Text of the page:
The clearest example of this subversion is a hilariously gratuitous shower scene, this time starring a male character. The camera spends just as much time ogling his naked and sudsy body as it does the girls in the original. Esterhazy dares us to feel uncomfortable with so much nudity then asks why it’s ok on a female body but not a male one. Once again, the female characters are competent and loveable while the male characters are vapid and disposable. Two are even named Guy (Richard White) and Guy 2 (Braeden Buys), a hilarious nod to the many conversations meant to distinguish poorly defined female victims in countless horror films. 

The girls do manage to vanquish the driller killer and it’s after this supposed climax that Esterhazy makes her most effective point about rape culture by indicting the women who support it. A second killer, the friendly Kay (Jennifer Steyn) who rented them the house is revealed to be Russ Thorn’s mother (wink, wink Mrs. Voorhees) who blames the girls for Russ’s death. If they hadn’t been so visually appealing, if they hadn’t been frolicking so enticingly, he wouldn’t have been tempted to kill them. Kay represents the millions of women willing to sell out their own gender by supporting predators who make their lives more comfortable. They’re willing to excuse even the most reprehensible behavior because they are not the ones being targeted. 

Dana confronts this devastating societal truth by rejecting the premise that she and her friends are deserving of their fates. Simply existing as a woman comfortable with her body is not a crime punishable by death. She insists she and her mother have done nothing wrong and demands to know why a grown man like Thorn is never held accountable for his actions. When did it become so hard to expect men not to victimize women? It’s a beautifully written and cathartic moment that feels like a primal scream from generations of female rage. 

Esterhazy also makes a compelling indictment of true crime culture and the way podcasts of their ilk exploit true stories of tragedy while leaving behind the victims they claim to uplift. She eviscerates the murder obsessed society that sees real women’s bodies as simply that, bodies to be torn apart for our entertainment under the guise of prevention and empowerment. Kay bemoans the murder tourists who flock to scenes of real life tragedy out of morbid curiosity. And though her intentions are sinister, she’s not wrong. Having grown up the daughter of a survivor, Dana knows the human toll of that misery and soon the guys will too.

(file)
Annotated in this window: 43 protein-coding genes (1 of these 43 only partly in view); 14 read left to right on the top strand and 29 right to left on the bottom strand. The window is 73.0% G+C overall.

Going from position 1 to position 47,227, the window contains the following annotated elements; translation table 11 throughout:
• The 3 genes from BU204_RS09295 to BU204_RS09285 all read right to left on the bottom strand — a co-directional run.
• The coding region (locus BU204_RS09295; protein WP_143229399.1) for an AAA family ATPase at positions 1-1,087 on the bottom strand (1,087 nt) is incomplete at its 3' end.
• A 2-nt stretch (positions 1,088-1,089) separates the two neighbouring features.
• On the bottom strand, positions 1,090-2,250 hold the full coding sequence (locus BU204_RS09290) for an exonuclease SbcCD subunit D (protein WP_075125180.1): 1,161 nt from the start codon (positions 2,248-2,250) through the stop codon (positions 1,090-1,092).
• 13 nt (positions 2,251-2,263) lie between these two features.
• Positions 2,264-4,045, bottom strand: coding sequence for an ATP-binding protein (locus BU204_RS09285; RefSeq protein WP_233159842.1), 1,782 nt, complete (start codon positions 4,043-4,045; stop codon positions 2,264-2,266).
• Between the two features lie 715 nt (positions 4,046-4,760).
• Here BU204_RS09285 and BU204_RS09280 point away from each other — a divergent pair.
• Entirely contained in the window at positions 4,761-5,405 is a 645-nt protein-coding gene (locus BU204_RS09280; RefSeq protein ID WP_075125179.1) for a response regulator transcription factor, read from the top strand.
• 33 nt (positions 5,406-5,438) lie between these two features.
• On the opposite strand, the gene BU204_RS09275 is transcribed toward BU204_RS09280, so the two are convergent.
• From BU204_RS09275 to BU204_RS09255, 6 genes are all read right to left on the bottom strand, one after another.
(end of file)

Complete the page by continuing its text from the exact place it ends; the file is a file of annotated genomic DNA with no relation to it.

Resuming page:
The original THE SLUMBER PARTY MASSACRE is a fantastic piece of feminist filmmaking that too often flies under the radar. If it has a flaw, it’s that the slasher elements are so effective that they often overshadow it’s satirical message, and Syfy’s update makes these veiled implications impossible to ignore. Esterhazy’s film is a terrifying, funny, heartbreaking, and ultimately empowering re-telling of a story about women, by women, and for women. The original film confronts the way the world has been trained to see us, while the remake confronts us with the ways we see ourselves – daring us to ask for more.

SLUMBER PARTY MASSACRE is streaming now on the SyFy app.

Jenn Adams
Jenn Adams is a writer and podcaster from Nashville, TN. She co-hosts both Psychoanalysis: A Horror Therapy Podcast and The Loser’s Club: A Stephen King Podcast. In addition to Rue Morgue, her writing has been published at Ghouls Magazine, Consequence of Sound, and Certified Forgotten. She is the author of the Strong Female Antagonist blog and will gladly talk your ear off about final girls, feminism, and Stephen King. @jennferatu